Passive noise control methods are used to reduce interior cabin noise. This approach includes the use of acoustically absorptive and damping materials and the use of deflectors/baffles to reflect sound energy away from the cabin interior. However, there are many disadvantages of passive noise control approaches. For example, passive noise control materials add weight to the vehicle, thus reducing fuel efficiency. The approach is also costly, in terms of raw materials, time and effort to incorporate these stages into the production line. Furthermore, the effectiveness of passive noise control is reduced as the frequency of the disturbance is lowered, such that only the most expensive and impractical of passive noise control mechanisms would be effective at 50 Hz, for example.

Another means to reduce interior cabin noise is active vibration control, for example, active engine mounts, which compensate for vibrations introduced into the chassis via the engine mount by providing controlled energy to the mounting system. Active engine mounts consist of passive mounts, force generating actuators, sensors, and electronic controllers, and may provide superior vibration isolation capabilities compared to conventional passive elastomeric and hydraulic engine mounts. The superior vibration isolation capabilities of active mounts may also allow for the elimination of an engine balancer shaft, reducing engine weight, height, and cost, and helping to achieve fuel efficiency. There are various limitations and trade-offs that must be made in selecting an active vibration control mechanism: bandwidth, response time, displacement, efficiency, effectiveness, stiffness, weight, size and realizable force. These approaches typically require dedicated actuators, controllers and sensors, so there is a significant expense in manufacturing these systems.

Given that the characteristics of automotive engine noise are typically low-frequency, tonal, and predictable (assuming engine speed is known), active noise control (ANC) is suited to the task of actively reducing the noise inside the vehicle cabin. The basic principle of these systems is that a primary acoustic noise component may be cancelled at a given location by superimposing a secondary acoustic component or "anti-noise" component of equal amplitude but opposite phase. An ANC system requires sensors (e.g. microphones or accelerometers), actuators (e.g. loudspeakers, subwoofers, electrostatic transducer panels), and one or more controller modules. Automotive ANC systems have reused existing audio or infotainment system hardware such as loudspeakers, amplifiers and analog-digital converters, to reduce cost of implementation. However, current commercial ANC systems rely on separate and dedicated hardware controller modules and dedicated input sensors/microphones. These components have a significant cost, the process of integrating the ANC solution with the audio system requires significant integration, wiring and tuning effort, offers little extensibility, provides no easy solution to managing audio power headroom, are expensive to replace, and place restrictions on after-market modifications of the audio system.

FIG. 1 is a block diagram of a single-frequency active noise equalizer (ANE). Whereas the design of an ANC system usually pursues maximal attenuation of the incoming noise, an ANE system 100 reduces the engine noise, created in a noise source 102, to a desired level, or in some cases, may even be used to amplify the engine noise. This can be used to provide the driver with audible feedback related to the engine operation, to allow safe operation of the vehicle, or simply to improve the driver's enjoyment. The desired level of noise can be specified a priori using, for example, a spectral template.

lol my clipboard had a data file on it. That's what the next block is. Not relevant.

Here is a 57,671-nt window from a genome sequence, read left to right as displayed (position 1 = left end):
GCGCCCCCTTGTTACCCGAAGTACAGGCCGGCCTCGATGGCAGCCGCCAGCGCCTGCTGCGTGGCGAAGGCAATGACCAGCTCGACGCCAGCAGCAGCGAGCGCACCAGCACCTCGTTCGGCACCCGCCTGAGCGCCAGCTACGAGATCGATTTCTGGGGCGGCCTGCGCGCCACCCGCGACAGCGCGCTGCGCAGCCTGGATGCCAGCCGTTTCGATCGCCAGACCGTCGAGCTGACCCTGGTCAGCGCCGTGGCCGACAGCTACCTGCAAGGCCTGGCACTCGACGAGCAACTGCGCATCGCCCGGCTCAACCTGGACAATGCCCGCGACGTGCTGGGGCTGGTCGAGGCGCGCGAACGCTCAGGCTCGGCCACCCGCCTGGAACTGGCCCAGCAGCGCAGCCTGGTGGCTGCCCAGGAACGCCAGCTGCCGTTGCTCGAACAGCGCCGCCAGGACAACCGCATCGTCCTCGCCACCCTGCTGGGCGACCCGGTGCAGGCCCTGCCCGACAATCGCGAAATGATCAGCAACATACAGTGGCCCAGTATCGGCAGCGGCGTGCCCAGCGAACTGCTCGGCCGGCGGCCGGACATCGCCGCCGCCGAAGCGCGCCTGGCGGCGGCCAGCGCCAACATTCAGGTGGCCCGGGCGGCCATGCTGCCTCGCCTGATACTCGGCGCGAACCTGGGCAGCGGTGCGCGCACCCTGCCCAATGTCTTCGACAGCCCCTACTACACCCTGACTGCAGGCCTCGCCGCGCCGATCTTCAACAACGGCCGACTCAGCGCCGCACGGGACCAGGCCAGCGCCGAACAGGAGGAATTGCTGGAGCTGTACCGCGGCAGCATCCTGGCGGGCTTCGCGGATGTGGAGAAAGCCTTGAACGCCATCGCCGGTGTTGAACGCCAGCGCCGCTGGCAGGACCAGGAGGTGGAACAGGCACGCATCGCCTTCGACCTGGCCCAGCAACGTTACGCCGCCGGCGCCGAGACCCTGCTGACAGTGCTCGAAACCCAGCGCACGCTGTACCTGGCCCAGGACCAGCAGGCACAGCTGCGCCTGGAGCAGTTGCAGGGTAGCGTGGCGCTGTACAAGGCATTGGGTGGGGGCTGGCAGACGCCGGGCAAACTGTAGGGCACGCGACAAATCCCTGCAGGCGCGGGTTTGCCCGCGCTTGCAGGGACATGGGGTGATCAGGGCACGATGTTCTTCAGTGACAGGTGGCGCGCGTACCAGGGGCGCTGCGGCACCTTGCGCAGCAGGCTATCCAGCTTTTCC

A sine-wave generator 104, may be used to generate a sinusoidal reference signal referred to as a noise model 122, x.sub.0(n)=A cos(.omega..sub.0n), where A and .omega..sub.0 are the amplitude and frequency of the noise model 122, respectively. .omega..sub.0 may be synchronized to the engine speed, which may be obtained as a sync signal 120, for example, from a tachometer or directly from the vehicle's Engine Control Unit (ECU). For example, .omega..sub.0 may be a multiple of the engine cylinder firing frequency. The noise model 122 x.sub.0(n) is passed through a 90.degree. phase-shifter 106, which may be a time-domain filter that delays the phase of the noise model 122 to produce x.sub.1(n)=A sin(.omega..sub.0n). Adaptive gains g.sub.0(n) and g.sub.1(n) are applied to x.sub.0(n) and x.sub.1(n), respectively, and the results are summed to produce y(n). y(n) is multiplied by an adaptive gain (1-.beta.) 108, producing the control output signal 124, which is sent to an actuator to produce the "anti-noise" or cancelling signal. P(z) 110 and S(z) 112 are the actual primary and secondary path transfer functions, respectively. The output of the primary transfer function P(z) 110 may represent a sound field in the acoustic space containing the primary acoustic noise component associated with the noise source 102. The output of the secondary path transfer function S(z) 112 may represent a sound field in the acoustic space containing the control output signal 124 referred to as the "anti-noise" or cancelling signal. g.sub.0(n) and g.sub.1(n) may be adapted using an adaptive filtering algorithm 114, such as for example, a least-mean-square (LMS), a normalized LMS (NLMS), affine projection or a recursive least-square (RLS). Two inputs to the adaptive filter are x.sub.0(n) and x.sub.1(n) each filtered by a time-domain estimate of the secondary path transfer function S(z) 116. A third input is e'(n), which is a pseudo-error signal 128 obtained by subtracting the output of the balancing branch from an error microphone/sensor signal e(n) 126. The balancing branch includes scaling y(n) using an adaptive balancing gain 118, .beta., and a time-domain filtering operation using the estimate of the secondary transfer function S(z) 116. The error microphone/sensor signal e(n) 126 may capture an audio signal representing a sound field in the acoustic space containing any one or more of the primary acoustic noise component, the cancelling signal and other environmental noise.